Steve Brown @ June 17 and Kevin Mumford @ June …

Comment on Send in the taskforce: councillor by Russell Guy.

Steve Brown @ June 17 and Kevin Mumford @ June 16.
In his concern for Town Camps being “exposed to the rule of thugs”, Cr Brown refers to “the weak, the vulnerable women and kids” having “the right to drink in their own homes”, “racist laws”, “paternalism”, the NTER, etc., but he continually fails to make the link between easy access to alcohol and violence.
If these “thugs” weren’t abusing alcohol and having the “right to drink” seven days a week, the victims he’s concerned about wouldn’t have such an endless problem and neither would the police, or the entire community.
Cr Brown’s CLP associates have an uncosted “prison farm” rehab solution that is just as expensive as Labor’s Carbon Tax-related, multi-million dollar, Centrelink rebates, but neither NT party has the political fortitude to move on alcohol supply reduction as a massive cost saving measure.
Cr Brown’s accusations of paternalism doesn’t extend to his own political party’s humbug.
Kevin Mumford keeps making these little “Ha!” homilies, informing us that he’s been holding “church meetings” in Town Camps for “four months”, while some of us have been involved for thirty-odd years.
Instead of recommending “24 hour security”, perhaps Kevin might like to try organising the local churches to advocate for a take-away free sales day, beginning with Sunday or even Saturday as the Sabbath for those who so believe that on the seventh day, God rested.
If he’s really interested in adding works to his faith, this would give him some agitating clout among the much touted Christian vote in this country. Moreover, instead of continuing to tell us what we know – “it’s a joke” – and even what he doesn’t, e.g., “there are no rehab facilities” in Alice, he could try joining the campaign to turn down the tap of alcohol supply.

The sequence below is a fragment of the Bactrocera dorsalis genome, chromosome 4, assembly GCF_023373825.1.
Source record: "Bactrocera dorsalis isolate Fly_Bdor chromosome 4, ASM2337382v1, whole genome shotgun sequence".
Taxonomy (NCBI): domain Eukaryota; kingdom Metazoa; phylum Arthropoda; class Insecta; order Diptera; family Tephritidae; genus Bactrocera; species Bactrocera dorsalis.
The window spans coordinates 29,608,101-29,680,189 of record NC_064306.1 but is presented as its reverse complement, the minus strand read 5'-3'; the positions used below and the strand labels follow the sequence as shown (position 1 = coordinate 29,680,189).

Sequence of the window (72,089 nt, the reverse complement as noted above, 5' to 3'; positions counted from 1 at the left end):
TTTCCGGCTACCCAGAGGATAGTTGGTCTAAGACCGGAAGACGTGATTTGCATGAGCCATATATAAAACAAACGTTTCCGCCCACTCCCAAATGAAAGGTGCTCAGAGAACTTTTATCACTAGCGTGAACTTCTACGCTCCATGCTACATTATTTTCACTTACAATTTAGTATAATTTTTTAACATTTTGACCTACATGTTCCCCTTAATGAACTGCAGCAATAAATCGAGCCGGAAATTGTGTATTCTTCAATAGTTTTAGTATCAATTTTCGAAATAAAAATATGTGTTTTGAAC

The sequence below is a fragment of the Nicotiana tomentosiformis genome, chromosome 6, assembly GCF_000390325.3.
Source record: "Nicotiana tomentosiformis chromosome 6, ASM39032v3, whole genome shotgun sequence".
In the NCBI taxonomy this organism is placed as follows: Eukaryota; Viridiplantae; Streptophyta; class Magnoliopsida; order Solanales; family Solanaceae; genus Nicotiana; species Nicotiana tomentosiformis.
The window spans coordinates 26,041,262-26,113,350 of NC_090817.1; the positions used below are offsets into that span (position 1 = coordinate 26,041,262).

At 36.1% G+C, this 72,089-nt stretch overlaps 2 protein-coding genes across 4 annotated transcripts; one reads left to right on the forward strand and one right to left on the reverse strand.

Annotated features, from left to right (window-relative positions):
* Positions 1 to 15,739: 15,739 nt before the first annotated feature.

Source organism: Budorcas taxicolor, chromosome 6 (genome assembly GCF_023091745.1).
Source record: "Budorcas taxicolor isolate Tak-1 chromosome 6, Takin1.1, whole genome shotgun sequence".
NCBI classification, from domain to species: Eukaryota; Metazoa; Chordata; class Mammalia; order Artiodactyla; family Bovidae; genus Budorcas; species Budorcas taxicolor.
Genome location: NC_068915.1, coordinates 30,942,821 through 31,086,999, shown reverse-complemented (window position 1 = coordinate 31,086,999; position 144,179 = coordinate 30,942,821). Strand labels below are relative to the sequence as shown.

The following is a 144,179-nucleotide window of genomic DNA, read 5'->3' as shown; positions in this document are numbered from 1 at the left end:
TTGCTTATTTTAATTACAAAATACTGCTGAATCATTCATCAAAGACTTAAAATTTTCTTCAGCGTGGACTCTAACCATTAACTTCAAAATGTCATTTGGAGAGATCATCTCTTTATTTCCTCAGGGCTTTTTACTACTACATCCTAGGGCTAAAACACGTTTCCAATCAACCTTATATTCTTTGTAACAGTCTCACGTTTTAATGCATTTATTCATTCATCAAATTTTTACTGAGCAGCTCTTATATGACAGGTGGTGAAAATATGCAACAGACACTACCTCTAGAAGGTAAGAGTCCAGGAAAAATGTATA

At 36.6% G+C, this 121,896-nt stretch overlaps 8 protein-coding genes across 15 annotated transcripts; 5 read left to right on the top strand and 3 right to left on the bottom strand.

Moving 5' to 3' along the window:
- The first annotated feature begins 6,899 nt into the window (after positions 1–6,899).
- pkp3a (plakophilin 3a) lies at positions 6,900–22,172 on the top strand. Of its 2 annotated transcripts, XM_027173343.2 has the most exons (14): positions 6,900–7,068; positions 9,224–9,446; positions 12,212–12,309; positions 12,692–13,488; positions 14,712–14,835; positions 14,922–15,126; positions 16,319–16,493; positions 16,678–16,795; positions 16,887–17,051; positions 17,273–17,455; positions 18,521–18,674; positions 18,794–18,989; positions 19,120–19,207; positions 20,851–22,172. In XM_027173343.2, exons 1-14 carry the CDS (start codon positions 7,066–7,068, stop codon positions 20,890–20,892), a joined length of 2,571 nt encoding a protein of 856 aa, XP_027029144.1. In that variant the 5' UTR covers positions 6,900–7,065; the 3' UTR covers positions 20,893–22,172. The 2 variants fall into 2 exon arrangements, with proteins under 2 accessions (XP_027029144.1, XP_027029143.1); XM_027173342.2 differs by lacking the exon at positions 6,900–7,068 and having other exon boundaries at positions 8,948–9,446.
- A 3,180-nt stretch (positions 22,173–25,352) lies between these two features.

Perhaps, Cr Brown and Janet, “a woman of strong Christian faith” might jump on the wagon.

Russell Guy Also Commented

Send in the taskforce: councillor
Ray @ June 27. 1:11AM. Hi Ray, your post reminded me of the old argument about a means to an end. Sometimes, we use the means (alcohol regulation) to achieve an end that we can’t live with. It’s time for change.
The end of forty years of liberal laws, where we currently have take-away alcohol being sold seven days a week, has produced a very expensive social problem, but this is where I really want to engage with your argument about all of us being equal under the law.
The cultural difference that underpins much of life in Alice between Aboriginal people and those of a more European background, is seen not exclusively through the prism of law, but in inequalities in affordable housing, educational opportunities, welfare, prison and health statistics.
There are terminologies for why this is so in the social sciences. Accelerated cultural change is one of my favourite, whereby change from a way of life has come upon Aboriginal people (whose first language in the majority of cases, is not English), at a rapid rate, causing confusion, psychological stress and shorter life spans, etc, than the majority of Australians.
You are right in saying that more things need to change than alcohol supply, but the focus on alcohol-abuse, welfare reform and job creation is an obvious place to begin.